Hays said a lack of evidence makes Kinsey’s case especially difficult to solve. “Throughout the course of the last 20 years or so, we’re just not getting any tangible clues or information,” he said. “She just kind of vaporized.”
Another barrier to solving her case is the difficulty of tracking down Pena-Llamas, Hays added. He was arrested for theft in 2006 and subsequently deported to Mexico for being undocumented. “I don’t have the resources to contact anybody in Mexico and find out the status of a citizen down there,” Hays said.
Before being deported, Pena-Llamas had previously been convicted of various crimes, including physical assault, rape in the third degree, and sodomy in the third degree. Hays also said he has reason to believe Pena-Llamas is connected to a Mexican drug cartel, though he cannot verify it. “Everybody that was interviewed who knew him told me he was connected,” he said. “If you hear it from enough places, from a bunch of different people, I don’t have reason to doubt.”
Hays recently posted about Kinsey’s disappearance on the La Grande Police Department Facebook page, asking people to contact the department with information. The post has been shared over 300 times in the past three weeks.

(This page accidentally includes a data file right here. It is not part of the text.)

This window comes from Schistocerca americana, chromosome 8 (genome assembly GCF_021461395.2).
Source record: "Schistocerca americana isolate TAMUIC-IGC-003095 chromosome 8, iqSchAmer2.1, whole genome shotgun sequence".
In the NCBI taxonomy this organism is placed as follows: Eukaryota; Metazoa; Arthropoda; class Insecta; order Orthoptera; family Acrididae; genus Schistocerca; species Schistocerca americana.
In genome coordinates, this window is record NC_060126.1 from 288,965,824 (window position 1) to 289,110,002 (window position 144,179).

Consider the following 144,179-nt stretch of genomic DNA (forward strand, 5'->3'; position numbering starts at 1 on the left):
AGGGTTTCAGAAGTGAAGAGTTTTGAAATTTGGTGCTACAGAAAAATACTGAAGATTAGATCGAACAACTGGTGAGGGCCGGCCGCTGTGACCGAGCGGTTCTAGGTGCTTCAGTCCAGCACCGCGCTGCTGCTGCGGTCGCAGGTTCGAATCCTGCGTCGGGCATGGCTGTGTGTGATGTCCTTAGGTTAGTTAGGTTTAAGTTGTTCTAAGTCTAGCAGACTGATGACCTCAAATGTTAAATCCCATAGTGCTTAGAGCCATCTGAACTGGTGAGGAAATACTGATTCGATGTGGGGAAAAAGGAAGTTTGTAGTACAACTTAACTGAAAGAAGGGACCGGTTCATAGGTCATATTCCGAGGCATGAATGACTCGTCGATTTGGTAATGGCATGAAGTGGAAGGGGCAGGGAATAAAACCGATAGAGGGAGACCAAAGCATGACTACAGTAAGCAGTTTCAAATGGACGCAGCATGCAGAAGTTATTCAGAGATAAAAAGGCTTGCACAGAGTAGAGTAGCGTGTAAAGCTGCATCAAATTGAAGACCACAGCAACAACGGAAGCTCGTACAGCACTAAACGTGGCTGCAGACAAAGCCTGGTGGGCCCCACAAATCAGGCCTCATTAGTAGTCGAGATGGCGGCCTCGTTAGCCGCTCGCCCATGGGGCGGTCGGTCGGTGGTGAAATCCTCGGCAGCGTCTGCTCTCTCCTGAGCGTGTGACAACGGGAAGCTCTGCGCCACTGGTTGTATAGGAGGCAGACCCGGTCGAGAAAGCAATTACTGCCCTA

“I want this case to be solved,” Hays said. “I want answers for Carolyn. I have not lost hope. I do what I can. It’s just, we’re not receiving information.”
DeFord added that the Puyallup Tribe has always been supportive of her family. “But most families don’t get that, ever. And if law enforcement isn’t actively working the case, media generally won’t cover it either.”
Bureau of Indian Affairs Office of Justice Services cold case team has recently begun looking into Kinsey’s disappearance. It took 21 years for them to review the case, DeFord noted.The
DeFord and Kinsey are just two among thousands of Native people affected by the nationwide Missing and Murdered Indigenous People (MMIP) crisis, an epidemic of violence dating back to colonization.
According to the National Crime Information Center, there were 5,712 reports of missing and murdered American Indian and Alaska Native (AI/AN) women and girls in 2016. Only 116 of these cases were logged in the Department of Justice’s federal missing persons database. A 2018 Urban Indian Health Institute study of 71 U.S. cities found 506 cases of missing and murdered AI/AN women and girls, most from the previous eight years. This is likely an undercount due to limited resources and cities’ poor data collection, the study notes.